The founding of Mathematical Reviews under the auspices of the American Mathematical Society was true to Neugebauer’s international vision of mathematics. Neugebauer eventually came to believe that it was necessary to found a new journal in the United States to allow mathematicians from every country to participate, as political situations in Europe were tense all over. There were many at the AMS who enthusiastically welcomed the opportunity to found such a reviewing journal – indeed there had been discussions as early as during World War I, but Neugebauer got there first. With the changes in Germany and at Zentralblatt, there was now a growing sense of urgency. There was also some resistance, however, particularly from the influential Harvard mathematician G.D. Birkhoff, who has a problematic reputation of anti-Semitism. Fortunately for Mathematical Reviews, many more members were in favor of the proposition. The international perspective was true from the beginning. At the meeting of the AMS Council in December 1938, the resolution to sponsor a new abstracting journal included the passage “provided that a suitable mode of cooperation with foreign mathematicians, especially in Great Britain, can be effectively arranged and that adequate financial backing can be obtained.” Mathematical Reviews was founded with grants from The Carnegie Corporation, The Rockefeller Foundation, the AMS, and the MAA. The funding from the Carnegie Corporation was reported to the AMS as “for the support of ‘an international mathematical journal’ over a preliminary period, ‘to be sponsored by and eventually supported by various mathematical societies.’ ”On top of the foundational grants, most of the early issues were sponsored by mathematical societies outside the United States. For instance, Volume 1, Issue 1 was sponsored by the AMS, the MAA, Academia Nacional de Ciencias Exactas, Fisicas Y Naturales de Lima (Peru), Het Wiskundig Genootschap te Amsterdam (Netherlands), and The London Mathematical Society (Great Britain).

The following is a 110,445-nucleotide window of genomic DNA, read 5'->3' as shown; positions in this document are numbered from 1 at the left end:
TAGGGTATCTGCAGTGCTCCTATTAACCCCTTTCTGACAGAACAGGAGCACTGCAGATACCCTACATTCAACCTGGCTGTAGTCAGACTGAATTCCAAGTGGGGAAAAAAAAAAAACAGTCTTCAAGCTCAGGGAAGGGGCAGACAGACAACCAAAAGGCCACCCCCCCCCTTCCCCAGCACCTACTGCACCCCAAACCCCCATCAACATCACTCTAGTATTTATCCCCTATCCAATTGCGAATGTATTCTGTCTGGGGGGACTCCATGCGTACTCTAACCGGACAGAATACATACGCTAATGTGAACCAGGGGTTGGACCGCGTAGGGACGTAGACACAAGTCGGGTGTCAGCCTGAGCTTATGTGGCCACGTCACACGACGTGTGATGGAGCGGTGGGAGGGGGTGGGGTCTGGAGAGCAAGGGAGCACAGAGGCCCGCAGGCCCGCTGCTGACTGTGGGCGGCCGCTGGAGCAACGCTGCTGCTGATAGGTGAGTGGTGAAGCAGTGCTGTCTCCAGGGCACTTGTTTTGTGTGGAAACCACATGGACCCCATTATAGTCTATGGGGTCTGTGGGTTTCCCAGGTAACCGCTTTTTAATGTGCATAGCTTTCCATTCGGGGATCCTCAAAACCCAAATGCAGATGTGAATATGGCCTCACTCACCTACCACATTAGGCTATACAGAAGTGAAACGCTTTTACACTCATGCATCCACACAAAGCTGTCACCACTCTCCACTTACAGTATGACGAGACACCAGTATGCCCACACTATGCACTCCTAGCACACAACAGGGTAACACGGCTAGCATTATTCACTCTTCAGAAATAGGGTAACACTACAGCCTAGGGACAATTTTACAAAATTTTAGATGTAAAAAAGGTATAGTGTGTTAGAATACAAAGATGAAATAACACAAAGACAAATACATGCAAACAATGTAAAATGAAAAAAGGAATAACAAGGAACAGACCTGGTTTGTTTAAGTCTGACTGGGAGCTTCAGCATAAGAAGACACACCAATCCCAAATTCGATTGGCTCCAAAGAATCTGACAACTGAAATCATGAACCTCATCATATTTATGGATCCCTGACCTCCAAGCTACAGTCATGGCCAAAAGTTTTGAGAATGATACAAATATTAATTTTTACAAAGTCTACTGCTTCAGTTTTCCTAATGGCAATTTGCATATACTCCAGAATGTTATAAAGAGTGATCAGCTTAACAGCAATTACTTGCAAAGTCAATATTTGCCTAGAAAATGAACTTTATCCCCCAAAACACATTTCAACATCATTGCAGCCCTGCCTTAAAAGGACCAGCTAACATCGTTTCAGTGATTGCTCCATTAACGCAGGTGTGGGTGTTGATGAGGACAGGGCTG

As I like to remind the people who work at Mathematical Reviews, Otto Neugebauer uprooted himself and his family in order to do what he saw as the right thing. He believed that it was wrong to discriminate against people because of their religion or nationality. Moreover, he believed that by including a broad group, you are stronger. You can see those principles today. We have reviewers from 142 different countries. We cover journals from almost as many countries. Even our staff is international, with people from all over the world. Mathematical Reviews is a place where I am proud to work.